Entrepreneur and author Eric Ries advocates the idea of creating a “Lean Startup”, which essentially means eliminating waste and being efficient with resources, one of those of course, being money. Successful entrepreneurs, who don’t buy into this myth of needing plenty of capital, design their businesses to work with little cash. They rent instead of buying. They borrow instead of paying for things. They work on barter, they factor, they do vendor financing, they lease equipment. And they turn fixed costs into variable costs by paying people commissions instead of salaries. They discover what can be had for free, like social media marketing and open source coding. They create virtual teams of the best talents around the world, rather than pay for office space and moving expenses.
The myth that venture capitalists are a good place to go for startup money is pervasive, but isn’t reality unless you’re planning to start a computer or biotech company, and even then it’s not a sure thing. VCs only fund about 3,000 companies a year, and only a quart of those are in the seed or startup stage. Computer hardware and software, semi-conductors, communication, and biotechnology account for 81% of all venture capital dollars, and 72% of the companies that got venture capital money over the past 15 or so years. In fact, the odds that a startup will get venture capital funds are about 1 in 4,000. That’s worse than the odds that you will die from a fall in the shower. The other problem is that the moment you take someone else’s money, you have lost some control of the company. When you vote it is not democratic, either everyone want to do it or everyone does not want to do it- it’s as simple as that. Too much money is worse than too little, because when all you have is a little money, you’re more inclined to work hard. You suffer, and you think smarter.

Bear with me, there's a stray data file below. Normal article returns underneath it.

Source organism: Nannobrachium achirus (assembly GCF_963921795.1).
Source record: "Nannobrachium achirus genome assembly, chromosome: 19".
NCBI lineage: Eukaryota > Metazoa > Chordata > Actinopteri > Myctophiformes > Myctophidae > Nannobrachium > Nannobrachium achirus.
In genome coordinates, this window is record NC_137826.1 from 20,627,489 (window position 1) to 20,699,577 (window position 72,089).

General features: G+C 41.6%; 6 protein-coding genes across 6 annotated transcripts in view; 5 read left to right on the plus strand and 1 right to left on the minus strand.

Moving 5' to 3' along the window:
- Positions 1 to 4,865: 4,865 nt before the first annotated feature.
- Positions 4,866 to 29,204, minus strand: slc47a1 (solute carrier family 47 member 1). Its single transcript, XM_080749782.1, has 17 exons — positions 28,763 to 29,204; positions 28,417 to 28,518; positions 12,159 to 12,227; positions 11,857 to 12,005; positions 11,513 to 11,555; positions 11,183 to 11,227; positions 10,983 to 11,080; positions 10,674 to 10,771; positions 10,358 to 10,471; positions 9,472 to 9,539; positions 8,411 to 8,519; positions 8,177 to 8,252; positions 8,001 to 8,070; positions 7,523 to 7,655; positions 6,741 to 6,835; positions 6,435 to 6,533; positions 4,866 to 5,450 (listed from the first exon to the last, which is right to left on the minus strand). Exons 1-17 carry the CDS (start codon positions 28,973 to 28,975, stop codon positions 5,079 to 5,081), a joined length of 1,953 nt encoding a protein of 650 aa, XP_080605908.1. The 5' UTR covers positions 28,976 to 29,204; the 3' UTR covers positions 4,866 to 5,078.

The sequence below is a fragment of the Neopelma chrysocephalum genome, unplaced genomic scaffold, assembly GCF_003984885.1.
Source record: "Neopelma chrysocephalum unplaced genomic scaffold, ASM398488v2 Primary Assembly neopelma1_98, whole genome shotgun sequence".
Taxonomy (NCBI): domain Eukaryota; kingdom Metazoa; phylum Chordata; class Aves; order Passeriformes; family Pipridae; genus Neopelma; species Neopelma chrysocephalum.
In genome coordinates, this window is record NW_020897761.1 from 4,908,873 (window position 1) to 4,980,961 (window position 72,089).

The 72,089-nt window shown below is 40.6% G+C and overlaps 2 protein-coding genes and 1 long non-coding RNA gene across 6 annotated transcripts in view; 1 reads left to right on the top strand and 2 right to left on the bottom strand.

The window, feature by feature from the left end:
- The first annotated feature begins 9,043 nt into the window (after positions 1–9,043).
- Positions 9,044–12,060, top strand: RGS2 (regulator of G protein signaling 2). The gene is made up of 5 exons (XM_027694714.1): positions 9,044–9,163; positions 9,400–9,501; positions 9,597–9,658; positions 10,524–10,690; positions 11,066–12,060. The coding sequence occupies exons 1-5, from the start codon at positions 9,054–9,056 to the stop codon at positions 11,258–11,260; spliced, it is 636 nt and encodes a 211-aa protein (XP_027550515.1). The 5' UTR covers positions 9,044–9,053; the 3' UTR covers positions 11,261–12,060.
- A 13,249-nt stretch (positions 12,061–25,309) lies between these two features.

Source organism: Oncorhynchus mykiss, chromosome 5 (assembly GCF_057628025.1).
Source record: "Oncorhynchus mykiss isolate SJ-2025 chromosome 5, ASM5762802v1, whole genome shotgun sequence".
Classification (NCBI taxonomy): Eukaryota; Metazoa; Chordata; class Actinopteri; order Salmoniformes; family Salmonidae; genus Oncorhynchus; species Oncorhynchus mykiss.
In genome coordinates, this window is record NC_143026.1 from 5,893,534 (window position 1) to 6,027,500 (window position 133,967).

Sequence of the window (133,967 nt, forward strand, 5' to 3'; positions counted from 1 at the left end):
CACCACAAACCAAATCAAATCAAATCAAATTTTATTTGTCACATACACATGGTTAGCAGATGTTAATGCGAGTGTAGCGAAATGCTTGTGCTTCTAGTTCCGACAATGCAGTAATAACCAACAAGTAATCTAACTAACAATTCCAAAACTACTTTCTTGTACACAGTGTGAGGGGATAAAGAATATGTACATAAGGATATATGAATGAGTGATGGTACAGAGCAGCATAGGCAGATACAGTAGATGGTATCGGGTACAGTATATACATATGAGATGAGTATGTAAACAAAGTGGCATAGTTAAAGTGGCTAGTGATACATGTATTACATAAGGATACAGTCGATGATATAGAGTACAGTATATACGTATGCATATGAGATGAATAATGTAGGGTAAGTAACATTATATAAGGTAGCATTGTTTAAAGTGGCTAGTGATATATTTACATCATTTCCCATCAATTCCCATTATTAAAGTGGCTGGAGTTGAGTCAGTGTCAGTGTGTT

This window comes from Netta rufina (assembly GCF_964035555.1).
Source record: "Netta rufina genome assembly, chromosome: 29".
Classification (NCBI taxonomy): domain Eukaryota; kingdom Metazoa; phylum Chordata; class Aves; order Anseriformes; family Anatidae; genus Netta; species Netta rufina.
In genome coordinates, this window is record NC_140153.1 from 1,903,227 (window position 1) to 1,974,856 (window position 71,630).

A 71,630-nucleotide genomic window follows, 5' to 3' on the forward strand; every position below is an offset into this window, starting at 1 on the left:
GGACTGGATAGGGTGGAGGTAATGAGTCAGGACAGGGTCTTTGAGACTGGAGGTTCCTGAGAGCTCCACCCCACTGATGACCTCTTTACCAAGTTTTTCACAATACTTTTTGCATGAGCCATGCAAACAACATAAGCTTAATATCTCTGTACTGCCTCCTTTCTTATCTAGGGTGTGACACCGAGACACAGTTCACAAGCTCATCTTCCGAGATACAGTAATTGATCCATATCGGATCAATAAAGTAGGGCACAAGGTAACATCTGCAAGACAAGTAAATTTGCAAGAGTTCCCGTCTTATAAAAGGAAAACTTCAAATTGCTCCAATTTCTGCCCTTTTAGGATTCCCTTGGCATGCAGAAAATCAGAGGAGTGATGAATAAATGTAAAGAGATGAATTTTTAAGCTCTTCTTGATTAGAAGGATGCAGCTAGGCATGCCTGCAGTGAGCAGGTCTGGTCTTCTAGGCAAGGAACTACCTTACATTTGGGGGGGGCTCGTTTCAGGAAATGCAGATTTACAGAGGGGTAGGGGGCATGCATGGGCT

MYTH 4. PROPRIETARY “I have to keep my great idea secret.”
REALITY Ideas are worthless without implementation, and you cannot implement an idea without sharing it and testing it.
A student may have an idea, but without the network, the resources, and the expertise to implement that idea, it’s worthless. It becomes a catch-22. It’s the model that makes the startup successful, not the idea. There were plenty of search engines around before Google. Who would have thought that Twitter would be a success when consumers already had email and SMS and even RSS feeds? It is very rare that an idea can be stolen because each of us has our own personal “ecosystem” with contacts, information, and networks. When we starts speaking to people, the ideas, and thoughts, and contacts multiply, and it becomes a kind of “connecting the dots” methodology that no one else has.
Entrepreneurs are continuously curious. Where do great ideas come from? The best ideas originate from personal experience as simple as a visit to the store. Why is it that I have to place all of my grocery items in a shopping cart, and take them out at the checkout and then place them in my bags to haul them in my car? There must be an easier way. When a solution to a problem emerges into what might be a marketable idea, then it’s time, as serial-entrepreneur Steve Blank says, to “get out of the building.” Speak to people -mentors, friends, experts- and ask them what they think. This is where business models are formed.
Sometimes people do not know what they want. Who would have thought anyone needed Twitter? An idea plus implementation equals opportunity, and there are opportunities everywhere. Wherever there is change, there is opportunity. If we know that the population is getting older and people are living longer– there are thousands of opportunities for products and services (robotics, medicine, exercise, education, entertainment).
If we know that we need to protect the environment then there are “green homes”, healthier food with less additives, clothing that sheds soil and perspiration and needs less laundering. An opportunity is a favorable set of circumstances that creates a need for a new product, skill, or service. There’s no magic, only thoughtful action.
Experiential learning advocate Juris Ulmanis has spent the past decade teaching entrepreneur- ship, marketing, and international business courses as a professor in universities across Europe. A former Motorolla executive for 18 years in Europe and the U.S., Ulmanis left the company to explore his own entrepreneuria lideas as a co-founder, including his latest experimental learning and simulation company: Experiential Simulations. In demand as a speaker and media commentator, Ulmanis trains, consults, and mentors business leaders in entrepreneurship. The Vice-Chairman of the European Scout Foundation, he’s a champion of the organization’s ability to create creative leaders and embraces every risk-taking opportunity to reap the rich rewards of success.